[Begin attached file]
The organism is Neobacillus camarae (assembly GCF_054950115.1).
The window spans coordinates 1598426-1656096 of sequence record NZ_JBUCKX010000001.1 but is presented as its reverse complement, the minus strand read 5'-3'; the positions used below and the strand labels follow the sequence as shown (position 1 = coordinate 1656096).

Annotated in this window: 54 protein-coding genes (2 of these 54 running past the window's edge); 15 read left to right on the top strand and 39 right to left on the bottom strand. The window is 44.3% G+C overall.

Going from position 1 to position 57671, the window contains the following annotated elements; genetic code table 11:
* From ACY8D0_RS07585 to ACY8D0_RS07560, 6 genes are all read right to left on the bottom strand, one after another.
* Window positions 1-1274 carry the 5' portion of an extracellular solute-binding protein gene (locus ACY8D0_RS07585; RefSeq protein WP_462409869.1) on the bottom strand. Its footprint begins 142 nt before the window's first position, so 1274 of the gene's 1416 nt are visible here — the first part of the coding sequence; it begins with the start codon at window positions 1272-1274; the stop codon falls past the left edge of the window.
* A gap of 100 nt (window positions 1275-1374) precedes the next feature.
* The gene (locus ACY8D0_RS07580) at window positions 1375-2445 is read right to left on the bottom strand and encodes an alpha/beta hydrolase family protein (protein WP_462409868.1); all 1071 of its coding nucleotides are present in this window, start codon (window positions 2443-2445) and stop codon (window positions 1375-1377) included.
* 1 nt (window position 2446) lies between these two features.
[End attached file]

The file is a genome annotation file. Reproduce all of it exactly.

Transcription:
The organism is Neobacillus camarae (assembly GCF_054950115.1).
The window spans coordinates 1598426-1656096 of sequence record NZ_JBUCKX010000001.1 but is presented as its reverse complement, the minus strand read 5'-3'; the positions used below and the strand labels follow the sequence as shown (position 1 = coordinate 1656096).

Annotated in this window: 54 protein-coding genes (2 of these 54 running past the window's edge); 15 read left to right on the top strand and 39 right to left on the bottom strand. The window is 44.3% G+C overall.

Going from position 1 to position 57671, the window contains the following annotated elements; genetic code table 11:
* From ACY8D0_RS07585 to ACY8D0_RS07560, 6 genes are all read right to left on the bottom strand, one after another.
* Window positions 1-1274 carry the 5' portion of an extracellular solute-binding protein gene (locus ACY8D0_RS07585; RefSeq protein WP_462409869.1) on the bottom strand. Its footprint begins 142 nt before the window's first position, so 1274 of the gene's 1416 nt are visible here — the first part of the coding sequence; it begins with the start codon at window positions 1272-1274; the stop codon falls past the left edge of the window.
* A gap of 100 nt (window positions 1275-1374) precedes the next feature.
* The gene (locus ACY8D0_RS07580) at window positions 1375-2445 is read right to left on the bottom strand and encodes an alpha/beta hydrolase family protein (protein WP_462409868.1); all 1071 of its coding nucleotides are present in this window, start codon (window positions 2443-2445) and stop codon (window positions 1375-1377) included.
* 1 nt (window position 2446) lies between these two features.